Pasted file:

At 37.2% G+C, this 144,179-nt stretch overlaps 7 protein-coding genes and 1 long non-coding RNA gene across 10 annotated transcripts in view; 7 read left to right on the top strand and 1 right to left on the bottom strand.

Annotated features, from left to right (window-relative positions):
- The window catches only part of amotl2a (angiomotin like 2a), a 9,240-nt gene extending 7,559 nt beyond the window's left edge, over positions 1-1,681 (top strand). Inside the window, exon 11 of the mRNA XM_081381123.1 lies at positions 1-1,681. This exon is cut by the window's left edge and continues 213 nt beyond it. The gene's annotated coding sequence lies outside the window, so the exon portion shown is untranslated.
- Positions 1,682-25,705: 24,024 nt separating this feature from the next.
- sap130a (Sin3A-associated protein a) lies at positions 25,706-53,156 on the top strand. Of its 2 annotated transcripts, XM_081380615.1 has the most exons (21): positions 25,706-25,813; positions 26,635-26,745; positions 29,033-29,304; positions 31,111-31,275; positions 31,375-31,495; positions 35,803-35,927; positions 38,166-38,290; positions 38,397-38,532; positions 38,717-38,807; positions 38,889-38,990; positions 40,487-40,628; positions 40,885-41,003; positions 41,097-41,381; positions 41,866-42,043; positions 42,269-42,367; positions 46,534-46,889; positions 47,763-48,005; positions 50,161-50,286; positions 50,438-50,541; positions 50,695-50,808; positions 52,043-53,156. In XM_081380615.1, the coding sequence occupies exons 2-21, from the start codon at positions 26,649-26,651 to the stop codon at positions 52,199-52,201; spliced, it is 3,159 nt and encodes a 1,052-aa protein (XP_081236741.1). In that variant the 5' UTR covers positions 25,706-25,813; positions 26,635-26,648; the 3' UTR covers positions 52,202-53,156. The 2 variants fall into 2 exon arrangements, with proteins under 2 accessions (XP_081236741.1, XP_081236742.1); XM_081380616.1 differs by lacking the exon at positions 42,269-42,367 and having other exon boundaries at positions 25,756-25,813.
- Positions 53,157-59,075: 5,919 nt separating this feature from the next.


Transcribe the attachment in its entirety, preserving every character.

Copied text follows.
At 37.2% G+C, this 144,179-nt stretch overlaps 7 protein-coding genes and 1 long non-coding RNA gene across 10 annotated transcripts in view; 7 read left to right on the top strand and 1 right to left on the bottom strand.

Annotated features, from left to right (window-relative positions):
- The window catches only part of amotl2a (angiomotin like 2a), a 9,240-nt gene extending 7,559 nt beyond the window's left edge, over positions 1-1,681 (top strand). Inside the window, exon 11 of the mRNA XM_081381123.1 lies at positions 1-1,681. This exon is cut by the window's left edge and continues 213 nt beyond it. The gene's annotated coding sequence lies outside the window, so the exon portion shown is untranslated.
- Positions 1,682-25,705: 24,024 nt separating this feature from the next.
- sap130a (Sin3A-associated protein a) lies at positions 25,706-53,156 on the top strand. Of its 2 annotated transcripts, XM_081380615.1 has the most exons (21): positions 25,706-25,813; positions 26,635-26,745; positions 29,033-29,304; positions 31,111-31,275; positions 31,375-31,495; positions 35,803-35,927; positions 38,166-38,290; positions 38,397-38,532; positions 38,717-38,807; positions 38,889-38,990; positions 40,487-40,628; positions 40,885-41,003; positions 41,097-41,381; positions 41,866-42,043; positions 42,269-42,367; positions 46,534-46,889; positions 47,763-48,005; positions 50,161-50,286; positions 50,438-50,541; positions 50,695-50,808; positions 52,043-53,156. In XM_081380615.1, the coding sequence occupies exons 2-21, from the start codon at positions 26,649-26,651 to the stop codon at positions 52,199-52,201; spliced, it is 3,159 nt and encodes a 1,052-aa protein (XP_081236741.1). In that variant the 5' UTR covers positions 25,706-25,813; positions 26,635-26,648; the 3' UTR covers positions 52,202-53,156. The 2 variants fall into 2 exon arrangements, with proteins under 2 accessions (XP_081236741.1, XP_081236742.1); XM_081380616.1 differs by lacking the exon at positions 42,269-42,367 and having other exon boundaries at positions 25,756-25,813.
- Positions 53,157-59,075: 5,919 nt separating this feature from the next.